Captain Curtis was then of course aware of his exact position, and from thence he ran by dead reckoning and by lunar observations; and crossing the Equator in 100 degrees he took the N.E. trades in 150 N., and sighted the Farallones within thirty minutes of the time he expected. The Eastern Star is a vessel of magnificent proportions. She brings a general cargo, and is discharging at the Mission street wharf. Too much praise cannot be given to Captain Curtis for bringing his ship safely into port. Many sleepless days and nights must he have passed in navigating the Eastern Star, under the difficulties in which he was placed.

Quality reprints available by clicking on the image.
Along the Waterfront, San Francisco, California



January 10, 1871 San Francisco Chronicle: By the arrival of the Moses Taylor from Honolulu, which connected with the Wonga Wonga from Auckland, we have New Zealand dates to December 7th and from Sydney to November 30th. The following is the list of passengers from Australia and New Zealand: Austrian Field Marshall Lieutenant Baron Jochnus, W.H. Wilson and wife, Thomas Henderson, Jr. Wm. B. Dyson, Dr. Jenkins, Miss Allen, F.L. Castle, Miss Rose Evans, G. Clarement, H.M. Hyndman, Mrs. Barton, A.J. Logan, A. Stevenson, Mail Agent, and twenty others. 

News brought in by the Moses Taylor: In native matters though there is no immediate danger of a general rising by the Maoris, there are not wanting signs of uneasiness which bode no good for the peace of the country. On the 27th of last month five natives, adherents of the Maori King, attacked a survey party at work on the boundary of the land confiscated after the war of 1863. Mr. Richard Todd, the chief of the survey party, was killed, and a half caste assistant was severely wounded. The natives surprised the party while they were at breakfast. Warning had been given the day previous, but the Europeans despised it. The cause of the attack is said to be surreptitious prospecting for gold on native land, of which the Maoris are very jealous, coupled with the surveys. Very recently a ch-rebel, Le Kooti, and his compeer, Kereopa, a chief, who killed the Rev. Mr. Volkner, ate his eyes and drank his heart’s blood, having reappeared in the neighborhood of the settlements on the east coast of the Province of Auckland. The settlers are on the qui vive. It is satisfactory to know that so far the Maori King hold aloof from these proceedings.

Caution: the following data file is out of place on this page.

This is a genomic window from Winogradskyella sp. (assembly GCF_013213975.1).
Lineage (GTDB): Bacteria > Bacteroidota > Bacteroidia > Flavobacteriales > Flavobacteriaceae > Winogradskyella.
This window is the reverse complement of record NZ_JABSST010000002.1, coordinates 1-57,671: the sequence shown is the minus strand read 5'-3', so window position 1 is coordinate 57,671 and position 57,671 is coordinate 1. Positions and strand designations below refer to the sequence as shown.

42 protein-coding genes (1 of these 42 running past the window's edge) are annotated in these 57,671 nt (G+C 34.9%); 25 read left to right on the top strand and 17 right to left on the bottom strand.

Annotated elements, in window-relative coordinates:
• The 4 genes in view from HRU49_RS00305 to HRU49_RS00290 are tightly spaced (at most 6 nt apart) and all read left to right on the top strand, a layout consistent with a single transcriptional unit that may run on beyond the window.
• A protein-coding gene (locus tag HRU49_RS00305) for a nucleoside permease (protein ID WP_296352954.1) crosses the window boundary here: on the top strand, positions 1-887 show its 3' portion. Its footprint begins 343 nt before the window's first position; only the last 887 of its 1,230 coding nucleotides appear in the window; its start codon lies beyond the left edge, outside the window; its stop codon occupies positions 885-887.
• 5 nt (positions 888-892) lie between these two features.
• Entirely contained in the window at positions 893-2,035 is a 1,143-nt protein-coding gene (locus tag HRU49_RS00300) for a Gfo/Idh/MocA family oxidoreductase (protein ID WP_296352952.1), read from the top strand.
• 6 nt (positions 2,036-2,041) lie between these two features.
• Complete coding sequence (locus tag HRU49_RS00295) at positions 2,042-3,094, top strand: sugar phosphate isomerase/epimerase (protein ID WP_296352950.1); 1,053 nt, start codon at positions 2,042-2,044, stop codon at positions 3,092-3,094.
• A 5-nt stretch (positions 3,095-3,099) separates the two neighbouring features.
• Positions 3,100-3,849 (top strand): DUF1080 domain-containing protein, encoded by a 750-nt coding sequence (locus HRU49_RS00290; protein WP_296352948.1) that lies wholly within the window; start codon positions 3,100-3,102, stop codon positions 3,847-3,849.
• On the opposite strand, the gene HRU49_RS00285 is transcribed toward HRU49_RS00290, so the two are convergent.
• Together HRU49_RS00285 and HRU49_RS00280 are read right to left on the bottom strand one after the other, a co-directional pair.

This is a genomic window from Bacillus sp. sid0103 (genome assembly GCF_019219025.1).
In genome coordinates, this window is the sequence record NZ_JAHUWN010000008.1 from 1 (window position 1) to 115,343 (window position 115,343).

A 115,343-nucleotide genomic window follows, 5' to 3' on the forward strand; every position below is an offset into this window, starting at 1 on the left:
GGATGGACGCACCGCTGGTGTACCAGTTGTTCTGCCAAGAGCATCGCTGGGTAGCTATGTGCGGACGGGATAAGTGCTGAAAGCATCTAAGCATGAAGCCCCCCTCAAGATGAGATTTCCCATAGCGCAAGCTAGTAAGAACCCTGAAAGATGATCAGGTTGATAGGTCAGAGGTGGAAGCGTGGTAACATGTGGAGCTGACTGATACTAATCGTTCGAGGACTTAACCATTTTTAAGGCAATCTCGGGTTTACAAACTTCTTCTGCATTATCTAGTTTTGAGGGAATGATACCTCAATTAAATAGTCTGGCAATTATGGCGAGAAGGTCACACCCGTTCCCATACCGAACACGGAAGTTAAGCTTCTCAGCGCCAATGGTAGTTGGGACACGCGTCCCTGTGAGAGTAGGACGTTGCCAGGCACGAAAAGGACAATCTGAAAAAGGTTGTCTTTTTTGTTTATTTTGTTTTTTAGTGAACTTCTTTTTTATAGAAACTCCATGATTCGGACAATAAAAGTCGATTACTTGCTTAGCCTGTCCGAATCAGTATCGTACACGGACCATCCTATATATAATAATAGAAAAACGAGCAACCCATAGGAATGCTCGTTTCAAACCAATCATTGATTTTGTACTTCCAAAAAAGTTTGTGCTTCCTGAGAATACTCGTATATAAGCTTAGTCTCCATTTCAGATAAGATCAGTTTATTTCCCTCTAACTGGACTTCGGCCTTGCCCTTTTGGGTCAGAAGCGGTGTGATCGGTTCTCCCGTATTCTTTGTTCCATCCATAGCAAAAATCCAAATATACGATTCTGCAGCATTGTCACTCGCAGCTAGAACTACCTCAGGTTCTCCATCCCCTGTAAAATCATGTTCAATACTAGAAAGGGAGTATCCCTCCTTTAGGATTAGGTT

Buy at
Maori Fortified Village, or Pah 
Taranaki, New Zealand. Mid-1800s.

The Duke of Edinburgh was daily expected to arrive at Auckland from Australia, via New Caledonia, in the Galatea.

The Earl of Pembroke, who was cruising among the South Sea Islands, was wrecked. He was picked up together with the captain and crew by a passing vessel.

King Kalakaua visits President Grant, 1874.
King Kalakaua of the Sandwich Islands
visits President Grant, 1874

Daily Alta California, February 11, 1879


Shipping news from February 11, 1879.

Daily Alta California, February 20, 1879


Along the Wharves February 20, 1879.

Daily Alta California, August 14, 1879

Shipping Intelligence

Shipping Intelligence August 14 1879 DAC.

Daily Alta California, August 20, 1879


Along the Wharves February 20, 1879.

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Planning for your 2015 Ship Travel?
West Marine has everything you need, including holiday discounts!